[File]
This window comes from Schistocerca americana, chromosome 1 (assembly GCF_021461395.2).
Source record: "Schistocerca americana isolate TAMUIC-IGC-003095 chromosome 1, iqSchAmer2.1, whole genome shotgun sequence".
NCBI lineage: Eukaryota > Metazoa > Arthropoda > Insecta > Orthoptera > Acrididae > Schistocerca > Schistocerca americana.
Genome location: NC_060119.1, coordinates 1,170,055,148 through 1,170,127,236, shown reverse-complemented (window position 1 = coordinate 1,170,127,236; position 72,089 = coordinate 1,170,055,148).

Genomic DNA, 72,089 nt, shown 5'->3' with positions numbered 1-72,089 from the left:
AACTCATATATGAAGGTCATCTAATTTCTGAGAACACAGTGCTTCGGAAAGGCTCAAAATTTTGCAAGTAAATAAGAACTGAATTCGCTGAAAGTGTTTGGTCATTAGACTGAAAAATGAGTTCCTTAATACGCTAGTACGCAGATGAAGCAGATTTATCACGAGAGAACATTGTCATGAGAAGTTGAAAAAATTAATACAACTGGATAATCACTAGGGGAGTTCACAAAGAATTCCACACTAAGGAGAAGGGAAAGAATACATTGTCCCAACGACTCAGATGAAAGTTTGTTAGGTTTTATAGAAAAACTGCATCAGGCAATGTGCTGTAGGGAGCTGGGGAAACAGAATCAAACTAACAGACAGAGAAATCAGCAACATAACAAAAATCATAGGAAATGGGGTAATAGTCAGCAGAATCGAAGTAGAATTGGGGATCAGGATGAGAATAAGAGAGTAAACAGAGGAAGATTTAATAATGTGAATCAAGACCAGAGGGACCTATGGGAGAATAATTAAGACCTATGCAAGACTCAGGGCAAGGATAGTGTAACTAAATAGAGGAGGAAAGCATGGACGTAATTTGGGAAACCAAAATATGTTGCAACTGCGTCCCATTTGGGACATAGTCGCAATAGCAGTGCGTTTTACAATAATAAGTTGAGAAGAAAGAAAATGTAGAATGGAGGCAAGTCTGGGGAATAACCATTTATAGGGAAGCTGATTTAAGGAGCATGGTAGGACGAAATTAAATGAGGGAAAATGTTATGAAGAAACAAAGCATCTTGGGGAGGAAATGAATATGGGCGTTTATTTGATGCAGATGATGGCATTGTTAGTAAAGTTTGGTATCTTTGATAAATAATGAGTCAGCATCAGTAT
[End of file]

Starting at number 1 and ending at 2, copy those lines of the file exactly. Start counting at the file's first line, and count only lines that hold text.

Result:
This window comes from Schistocerca americana, chromosome 1 (assembly GCF_021461395.2).
Source record: "Schistocerca americana isolate TAMUIC-IGC-003095 chromosome 1, iqSchAmer2.1, whole genome shotgun sequence".